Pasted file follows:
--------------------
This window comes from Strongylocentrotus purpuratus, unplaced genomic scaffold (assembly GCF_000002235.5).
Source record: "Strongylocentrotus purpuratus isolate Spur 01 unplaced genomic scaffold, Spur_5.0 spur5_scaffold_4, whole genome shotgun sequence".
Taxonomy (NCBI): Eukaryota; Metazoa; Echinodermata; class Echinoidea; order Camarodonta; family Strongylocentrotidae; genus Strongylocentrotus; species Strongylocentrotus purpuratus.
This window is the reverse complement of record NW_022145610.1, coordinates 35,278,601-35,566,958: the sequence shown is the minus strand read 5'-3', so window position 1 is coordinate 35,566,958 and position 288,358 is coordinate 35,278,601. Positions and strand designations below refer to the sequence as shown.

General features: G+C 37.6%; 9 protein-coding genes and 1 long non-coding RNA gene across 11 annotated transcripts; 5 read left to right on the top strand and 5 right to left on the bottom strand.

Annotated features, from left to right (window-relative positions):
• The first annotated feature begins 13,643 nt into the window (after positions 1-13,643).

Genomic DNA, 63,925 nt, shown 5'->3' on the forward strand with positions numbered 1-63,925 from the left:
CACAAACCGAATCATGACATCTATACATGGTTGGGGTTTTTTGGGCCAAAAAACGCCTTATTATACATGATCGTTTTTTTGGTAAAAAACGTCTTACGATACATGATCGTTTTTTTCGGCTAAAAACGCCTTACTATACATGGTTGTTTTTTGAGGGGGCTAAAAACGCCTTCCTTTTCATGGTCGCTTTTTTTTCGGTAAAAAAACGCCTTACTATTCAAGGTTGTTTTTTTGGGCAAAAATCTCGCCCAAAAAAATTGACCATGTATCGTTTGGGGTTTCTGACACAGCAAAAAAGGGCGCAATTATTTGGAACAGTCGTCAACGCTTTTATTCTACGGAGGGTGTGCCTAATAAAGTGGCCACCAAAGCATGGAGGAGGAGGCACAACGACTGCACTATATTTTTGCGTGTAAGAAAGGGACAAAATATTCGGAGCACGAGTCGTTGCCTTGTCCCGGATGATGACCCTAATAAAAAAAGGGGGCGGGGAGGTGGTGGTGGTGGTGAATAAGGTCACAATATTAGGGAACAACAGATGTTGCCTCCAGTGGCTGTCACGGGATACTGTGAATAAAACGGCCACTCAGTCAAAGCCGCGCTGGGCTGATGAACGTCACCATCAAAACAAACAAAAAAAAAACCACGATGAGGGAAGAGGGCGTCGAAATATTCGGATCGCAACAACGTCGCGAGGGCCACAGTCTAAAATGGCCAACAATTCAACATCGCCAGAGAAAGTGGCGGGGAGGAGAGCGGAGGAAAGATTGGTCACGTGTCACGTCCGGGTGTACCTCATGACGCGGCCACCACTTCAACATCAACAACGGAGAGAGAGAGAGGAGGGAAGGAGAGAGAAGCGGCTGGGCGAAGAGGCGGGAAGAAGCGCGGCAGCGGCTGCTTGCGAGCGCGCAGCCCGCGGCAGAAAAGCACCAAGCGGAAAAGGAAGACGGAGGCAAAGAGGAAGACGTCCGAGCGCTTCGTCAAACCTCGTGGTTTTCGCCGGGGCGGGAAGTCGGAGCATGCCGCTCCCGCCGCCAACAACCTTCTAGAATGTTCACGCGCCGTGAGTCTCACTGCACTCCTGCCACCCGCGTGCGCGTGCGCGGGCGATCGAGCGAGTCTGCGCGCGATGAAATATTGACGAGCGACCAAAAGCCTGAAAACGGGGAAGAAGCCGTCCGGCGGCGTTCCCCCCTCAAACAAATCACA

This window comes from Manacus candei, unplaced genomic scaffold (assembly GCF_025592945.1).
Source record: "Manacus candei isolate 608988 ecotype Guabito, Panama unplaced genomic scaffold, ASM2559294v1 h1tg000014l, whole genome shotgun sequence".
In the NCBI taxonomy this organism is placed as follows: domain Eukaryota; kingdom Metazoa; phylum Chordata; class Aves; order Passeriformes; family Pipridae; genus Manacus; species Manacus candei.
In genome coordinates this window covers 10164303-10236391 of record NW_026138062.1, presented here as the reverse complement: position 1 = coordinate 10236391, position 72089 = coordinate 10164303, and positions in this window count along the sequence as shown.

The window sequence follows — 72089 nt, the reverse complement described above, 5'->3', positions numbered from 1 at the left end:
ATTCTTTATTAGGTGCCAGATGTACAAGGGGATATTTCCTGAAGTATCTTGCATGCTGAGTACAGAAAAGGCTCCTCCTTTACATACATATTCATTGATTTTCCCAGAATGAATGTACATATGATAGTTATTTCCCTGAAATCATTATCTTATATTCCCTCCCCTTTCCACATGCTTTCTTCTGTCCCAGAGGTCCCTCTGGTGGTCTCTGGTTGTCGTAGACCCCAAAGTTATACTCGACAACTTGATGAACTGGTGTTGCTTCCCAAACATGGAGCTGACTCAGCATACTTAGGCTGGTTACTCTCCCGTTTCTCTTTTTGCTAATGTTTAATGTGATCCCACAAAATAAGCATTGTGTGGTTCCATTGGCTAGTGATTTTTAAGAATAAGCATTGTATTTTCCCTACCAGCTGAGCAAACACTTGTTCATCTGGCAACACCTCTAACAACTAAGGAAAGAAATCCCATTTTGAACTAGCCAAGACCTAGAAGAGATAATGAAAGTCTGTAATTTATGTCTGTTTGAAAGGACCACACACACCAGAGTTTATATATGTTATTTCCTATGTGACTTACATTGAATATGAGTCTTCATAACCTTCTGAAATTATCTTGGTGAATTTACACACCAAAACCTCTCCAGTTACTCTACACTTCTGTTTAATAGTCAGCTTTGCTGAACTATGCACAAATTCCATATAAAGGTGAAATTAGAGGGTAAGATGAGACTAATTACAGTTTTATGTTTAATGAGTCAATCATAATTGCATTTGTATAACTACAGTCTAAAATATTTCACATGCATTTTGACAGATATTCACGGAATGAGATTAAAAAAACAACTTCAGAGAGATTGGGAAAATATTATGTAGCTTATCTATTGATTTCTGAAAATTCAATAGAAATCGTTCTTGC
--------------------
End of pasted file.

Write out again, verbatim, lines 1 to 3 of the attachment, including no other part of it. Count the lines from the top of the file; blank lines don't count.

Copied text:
This window comes from Strongylocentrotus purpuratus, unplaced genomic scaffold (assembly GCF_000002235.5).
Source record: "Strongylocentrotus purpuratus isolate Spur 01 unplaced genomic scaffold, Spur_5.0 spur5_scaffold_4, whole genome shotgun sequence".
Taxonomy (NCBI): Eukaryota; Metazoa; Echinodermata; class Echinoidea; order Camarodonta; family Strongylocentrotidae; genus Strongylocentrotus; species Strongylocentrotus purpuratus.